Dodd-Frank’s end user vs. EMIR’s NFC-: interchangeable terms?


05 January 2015

Regardless of the nationality or domicile of their clients, European banks must still comply with European regulation. Such banks are finding it difficult for some of their US clients to agree to make certain representations under EMIR.

If those banks also happen to be registered as swap dealers in the US, it can be particularly confusing for some US clients to understand why, if they have already made an array of reps under Dodd-Frank’s Title VII (usually under the ISDA DF Protocols), they must now make some more reps, now under EMIR, about mostly the same matters.

Even if they do understand that this apparent duplication is due to the fact that the bank they are facing is European, and as such subject to European regulation, a US client might still, understandably, refuse to go to the trouble and expense of becoming familiar with the reps requested from them and their implications, which normally means hiring European counsel and trying to factor in additional expense and a new, foreign legal framework with which they might well not be comfortable.

This situation is quite common particularly in respect of the FC/NFC+/NFC- EMIR reps requested by European banks.

End user. Under Dodd-Frank, swaps subject to mandatory trading and mandatory clearing must be cleared and traded on a swap execution facility (“SEF”) or designated contract market (“DCM”) and cleared on a Derivatives Clearing Organization (“DCO”), unless one of the parties is an end user (i.e., an entity that enters into the swap to hedge commercial risk).

When an entity is acting as an end user, the swap it is entering into must always be a hedging swap. If the same entity enters into a swap normally subject to clearing and does not do so for hedging purposes, then the transaction must be cleared.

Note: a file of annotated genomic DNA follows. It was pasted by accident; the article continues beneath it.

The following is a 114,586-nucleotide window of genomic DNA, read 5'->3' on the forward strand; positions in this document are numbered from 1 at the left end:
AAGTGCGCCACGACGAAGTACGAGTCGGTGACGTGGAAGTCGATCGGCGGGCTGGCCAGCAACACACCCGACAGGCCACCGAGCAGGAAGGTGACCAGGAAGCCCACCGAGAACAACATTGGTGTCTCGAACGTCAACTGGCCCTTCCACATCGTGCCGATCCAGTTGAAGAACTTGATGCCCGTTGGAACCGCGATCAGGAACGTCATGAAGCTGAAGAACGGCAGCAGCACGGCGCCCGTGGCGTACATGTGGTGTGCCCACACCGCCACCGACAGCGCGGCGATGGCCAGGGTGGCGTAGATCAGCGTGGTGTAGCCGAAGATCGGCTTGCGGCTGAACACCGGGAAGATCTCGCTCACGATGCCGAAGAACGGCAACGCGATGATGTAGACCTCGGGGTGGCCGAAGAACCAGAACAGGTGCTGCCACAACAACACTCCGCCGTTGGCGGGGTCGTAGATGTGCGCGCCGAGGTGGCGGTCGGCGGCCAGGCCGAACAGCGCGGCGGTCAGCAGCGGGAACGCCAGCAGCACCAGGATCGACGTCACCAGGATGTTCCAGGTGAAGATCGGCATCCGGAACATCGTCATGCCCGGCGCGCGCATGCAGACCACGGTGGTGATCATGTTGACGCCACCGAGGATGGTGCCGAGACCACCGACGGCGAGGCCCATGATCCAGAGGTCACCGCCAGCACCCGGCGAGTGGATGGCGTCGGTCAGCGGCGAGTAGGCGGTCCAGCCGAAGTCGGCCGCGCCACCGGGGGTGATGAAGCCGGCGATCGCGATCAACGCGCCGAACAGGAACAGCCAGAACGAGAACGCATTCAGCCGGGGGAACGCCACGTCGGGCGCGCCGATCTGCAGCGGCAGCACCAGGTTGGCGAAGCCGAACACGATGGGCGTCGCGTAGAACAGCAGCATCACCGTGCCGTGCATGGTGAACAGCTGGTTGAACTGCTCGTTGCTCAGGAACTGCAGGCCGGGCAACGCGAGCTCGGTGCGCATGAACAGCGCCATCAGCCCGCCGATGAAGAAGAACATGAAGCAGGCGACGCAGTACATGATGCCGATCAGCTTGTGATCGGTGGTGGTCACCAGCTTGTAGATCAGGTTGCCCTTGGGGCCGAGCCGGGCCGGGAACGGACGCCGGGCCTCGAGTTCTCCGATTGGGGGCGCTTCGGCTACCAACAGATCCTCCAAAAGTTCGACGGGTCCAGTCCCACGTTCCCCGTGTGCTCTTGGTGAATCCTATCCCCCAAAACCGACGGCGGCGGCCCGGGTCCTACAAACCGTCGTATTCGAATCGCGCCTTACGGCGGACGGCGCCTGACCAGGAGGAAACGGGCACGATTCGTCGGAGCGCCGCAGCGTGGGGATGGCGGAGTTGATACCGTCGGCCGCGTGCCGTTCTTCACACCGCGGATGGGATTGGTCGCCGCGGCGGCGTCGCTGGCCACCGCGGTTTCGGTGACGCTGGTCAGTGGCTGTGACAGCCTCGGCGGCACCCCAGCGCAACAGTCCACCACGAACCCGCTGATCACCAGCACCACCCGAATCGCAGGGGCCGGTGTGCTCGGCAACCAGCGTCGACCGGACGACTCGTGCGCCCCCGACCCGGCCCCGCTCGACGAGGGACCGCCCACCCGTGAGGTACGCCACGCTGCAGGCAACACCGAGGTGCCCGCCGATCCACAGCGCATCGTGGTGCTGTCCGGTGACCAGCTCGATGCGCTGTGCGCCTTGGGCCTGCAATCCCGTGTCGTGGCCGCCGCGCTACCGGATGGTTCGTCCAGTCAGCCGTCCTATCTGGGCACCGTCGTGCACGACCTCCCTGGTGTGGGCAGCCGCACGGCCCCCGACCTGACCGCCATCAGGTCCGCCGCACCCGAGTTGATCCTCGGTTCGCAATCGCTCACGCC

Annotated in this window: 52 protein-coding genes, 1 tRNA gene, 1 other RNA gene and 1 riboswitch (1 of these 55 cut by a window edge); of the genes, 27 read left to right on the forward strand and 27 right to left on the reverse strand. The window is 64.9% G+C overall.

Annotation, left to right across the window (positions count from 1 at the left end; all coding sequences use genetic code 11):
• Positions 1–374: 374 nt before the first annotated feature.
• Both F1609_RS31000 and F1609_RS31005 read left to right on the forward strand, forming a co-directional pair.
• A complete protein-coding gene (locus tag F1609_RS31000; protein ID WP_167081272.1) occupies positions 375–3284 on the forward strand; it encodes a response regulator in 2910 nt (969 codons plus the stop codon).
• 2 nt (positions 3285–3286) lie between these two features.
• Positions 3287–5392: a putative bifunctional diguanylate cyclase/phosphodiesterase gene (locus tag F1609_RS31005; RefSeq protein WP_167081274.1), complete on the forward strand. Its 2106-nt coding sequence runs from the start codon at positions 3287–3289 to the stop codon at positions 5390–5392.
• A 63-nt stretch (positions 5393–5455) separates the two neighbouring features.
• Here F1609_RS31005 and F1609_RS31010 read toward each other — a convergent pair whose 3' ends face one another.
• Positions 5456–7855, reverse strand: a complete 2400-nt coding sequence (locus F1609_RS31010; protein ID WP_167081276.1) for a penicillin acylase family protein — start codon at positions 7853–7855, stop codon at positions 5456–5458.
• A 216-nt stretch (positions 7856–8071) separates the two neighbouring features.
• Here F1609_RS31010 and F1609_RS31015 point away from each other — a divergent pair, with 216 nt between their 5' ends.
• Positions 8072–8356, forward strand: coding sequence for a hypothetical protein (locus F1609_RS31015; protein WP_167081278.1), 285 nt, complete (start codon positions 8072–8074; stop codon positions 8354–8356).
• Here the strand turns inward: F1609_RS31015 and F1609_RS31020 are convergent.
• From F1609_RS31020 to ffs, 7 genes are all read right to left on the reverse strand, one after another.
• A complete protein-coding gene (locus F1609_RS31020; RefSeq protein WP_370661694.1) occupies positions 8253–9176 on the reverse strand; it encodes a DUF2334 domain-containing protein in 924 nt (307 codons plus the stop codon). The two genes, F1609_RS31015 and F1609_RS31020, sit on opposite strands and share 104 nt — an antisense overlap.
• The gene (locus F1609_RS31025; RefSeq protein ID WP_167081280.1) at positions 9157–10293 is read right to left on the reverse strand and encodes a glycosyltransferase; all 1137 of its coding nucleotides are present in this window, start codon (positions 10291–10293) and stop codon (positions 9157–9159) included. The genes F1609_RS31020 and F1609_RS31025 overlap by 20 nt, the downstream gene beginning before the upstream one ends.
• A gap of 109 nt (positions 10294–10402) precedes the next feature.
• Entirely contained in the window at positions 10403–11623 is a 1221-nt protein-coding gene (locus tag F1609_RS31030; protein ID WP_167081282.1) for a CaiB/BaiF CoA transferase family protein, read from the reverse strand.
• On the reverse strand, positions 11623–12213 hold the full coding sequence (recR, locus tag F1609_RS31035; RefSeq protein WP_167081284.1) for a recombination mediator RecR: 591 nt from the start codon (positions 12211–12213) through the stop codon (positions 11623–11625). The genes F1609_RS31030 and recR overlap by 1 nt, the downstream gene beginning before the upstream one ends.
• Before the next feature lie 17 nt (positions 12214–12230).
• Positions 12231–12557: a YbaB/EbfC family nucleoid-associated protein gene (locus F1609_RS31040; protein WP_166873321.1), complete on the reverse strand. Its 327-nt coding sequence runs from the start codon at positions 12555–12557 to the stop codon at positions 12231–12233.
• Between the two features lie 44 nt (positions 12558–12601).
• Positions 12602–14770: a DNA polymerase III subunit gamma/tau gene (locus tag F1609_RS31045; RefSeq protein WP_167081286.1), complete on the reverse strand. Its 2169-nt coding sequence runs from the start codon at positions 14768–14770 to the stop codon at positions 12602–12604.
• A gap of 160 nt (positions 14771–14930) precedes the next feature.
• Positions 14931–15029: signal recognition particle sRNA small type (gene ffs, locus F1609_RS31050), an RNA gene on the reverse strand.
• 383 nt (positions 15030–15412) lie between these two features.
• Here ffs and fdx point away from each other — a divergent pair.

NFC-. Under EMIR, there are three types of counterparty (other than exempted counterparties): Financial Counterparty (“FC”), Non-Financial Counterparty + (“NFC+”) and Non-Financial Counterparty – (“NFC-”). If a derivative transaction is subject to mandatory clearing under EMIR, only those transactions entered into with entities classed as NFC- will be free from the obligation to clear.

An NFC- is en entity whose non-hedging swaps on a rolling average position over 30 working days has remained below all clearing thresholds.

The clearing threshold is EUR1bn for OTC credit or equity derivatives; or EUR3bn for OTC interest rate, FX or commodity derivatives.

Unlike end users under Dodd-Frank, an NFC- may enter into non-hedging transactions on a bilateral basis.

EMIR requires that each counterparty self-classifies as either FC, NFC+ or NFC-. An NFC- may become an NFC+ if it exceeds the clearing threshold for any asset class in any 30 business day period. Such event would trigger a number of obligations, such as clearing of future trades, as well as of past ones (which must then be novated to a clearing house). Because of that, it is very important for the counterparty of an NFC- entity to receive a warranty from the NFC- entity that it will promptly advise its counterparty in the event it becomes an NFC+.

As a material difference with EMIR, there is no provision in Dodd-Frank whereby backloading of previous transactions is required if an entity ceases to be an end user.

Substituted compliance/equivalence.

Given that the metrics governing end users differ from those applicable to NFC- entities, there is no exact correlation between both concepts, although they are comparable in terms of end result (i.e, exemption from clearing).

Of course, both concepts may be deemed to be equivalent, provided that:

 

  • for an entity subject to US regulation to rely on such equivalence, the Commodity Futures Trading Commission (“CFTC”) must have so declared it; and
  • for an entity subject to EU regulation to rely on such equivalence, such must have been determined by the European Commission.

 

Neither Dodd-Frank nor EMIR allow the parties to freely agree on substituted compliance.

Therefore, and inconvenient though it may be, European banks must continue insisting that their US counterparties self-classify under EMIR, as must do US banks dealing with European counterparties, until such time as the European Commission determines that an end user is equivalent to an NFC-.

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